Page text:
SJF • Proper 5b • Tobias Stanislas Haller BSG
We look not at what can be seen but at what cannot be seen: for what can be seen is temporary, but what cannot be seen is eternal.
As someone who has had a variety of eye problems since I was young, and sadly even up to the present day; and who worked while in high school as a volunteer at the Johns Hopkins Hospital Osler Eye Clinic; and later in the period just before starting my seminary studies at the New York Lighthouse for the Blind; and as one who is even now an Officer of the Order of Saint John of Jerusalem, whose main work is the support of the Eye Hospital there in the Holy Land — given all of this I’ve learned a good bit about vision and vision problems in my day.
And one thing I’ve learned is that vision is not only about the eyes, but about the brain. There are forms of blindness which are caused by damage to the visual cortex of the brain — which ironically is at the back of your head — in which a person who may have perfectly sound eyes may be completely blind. Conversely, some marvelous new inventions are being designed that can allow people whose eyes are damaged beyond repair, to learn to see by means of direct electrical stimulation of portions of the brain, there at the back of the head. Geordi LaForge from Star Trek Next Generation may not have to wait ‘til the 24th century to get his visor.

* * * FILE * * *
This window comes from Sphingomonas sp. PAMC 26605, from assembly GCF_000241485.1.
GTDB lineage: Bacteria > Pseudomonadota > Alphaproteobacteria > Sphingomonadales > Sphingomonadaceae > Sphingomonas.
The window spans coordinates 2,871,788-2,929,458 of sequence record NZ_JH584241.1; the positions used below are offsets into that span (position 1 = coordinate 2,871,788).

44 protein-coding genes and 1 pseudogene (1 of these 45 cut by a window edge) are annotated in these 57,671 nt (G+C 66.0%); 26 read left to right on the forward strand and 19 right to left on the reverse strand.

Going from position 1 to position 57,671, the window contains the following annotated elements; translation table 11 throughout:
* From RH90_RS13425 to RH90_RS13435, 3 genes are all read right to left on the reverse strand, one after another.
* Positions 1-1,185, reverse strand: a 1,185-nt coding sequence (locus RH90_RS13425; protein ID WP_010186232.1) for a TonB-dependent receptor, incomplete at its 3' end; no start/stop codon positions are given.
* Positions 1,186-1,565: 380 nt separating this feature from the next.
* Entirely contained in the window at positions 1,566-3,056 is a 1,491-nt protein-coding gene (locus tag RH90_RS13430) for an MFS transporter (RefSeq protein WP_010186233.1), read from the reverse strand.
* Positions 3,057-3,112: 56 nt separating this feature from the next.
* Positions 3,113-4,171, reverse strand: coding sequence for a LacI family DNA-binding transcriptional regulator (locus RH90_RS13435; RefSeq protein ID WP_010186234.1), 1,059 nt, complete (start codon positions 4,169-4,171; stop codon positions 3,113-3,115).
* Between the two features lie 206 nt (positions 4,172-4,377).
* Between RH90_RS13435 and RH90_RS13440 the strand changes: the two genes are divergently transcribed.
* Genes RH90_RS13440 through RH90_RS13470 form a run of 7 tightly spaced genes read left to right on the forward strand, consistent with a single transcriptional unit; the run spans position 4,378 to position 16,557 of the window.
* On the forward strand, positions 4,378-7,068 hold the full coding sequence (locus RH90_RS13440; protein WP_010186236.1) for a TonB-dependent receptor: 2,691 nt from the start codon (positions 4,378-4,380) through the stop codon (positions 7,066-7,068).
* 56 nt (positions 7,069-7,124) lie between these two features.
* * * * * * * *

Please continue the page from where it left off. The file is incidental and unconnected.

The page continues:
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All of our Scripture readings today deal in part with the difference between seeing with the eyes and knowing in your heart and mind what you see — the difference between the inside and the outside. What is seen by the eye is not always understood by the brain, even when everything is working as it should. We’ve all seen optical illusions or puzzles where the eye can be fooled and it takes time to figure out exactly what it is you are seeing. Sometimes what you are looking for can be right in front of your eyes, but for some reason you just can’t “see” it. As my grandmother used to say, “If it was a snake, it would’ve bit you!”
And speaking of snakes — recall the promise that the snake made to the man and the woman in the garden: “Your eyes will be opened and you will be like God!” Of course, their eyes were open all along, but they didn’t realize what it is that they saw. Remember: they could see. The woman, when she saw the apple and the tree, said it was pleasing to the eyes. They had seen each other naked from the time God first woke Adam up and presented him with the one he greeted as a helper suitable to him, who was bone of his bone and flesh of his flesh. It was only with the bite of that apple that they realized what they were seeing — their own nakedness — that it was in any way, shape, fashion or form unseemly, and they tried the first cover-up in history: stitching leaves together and then even going so far as to hide in the underbrush. The vision of their own frail nakedness was too much for them — and in their nakedness they also saw — and felt — their shame. In one sense, they did not become like God, but rather fully human, at that point, and they tried to hide their frail humanity from the eyes of the living God himself.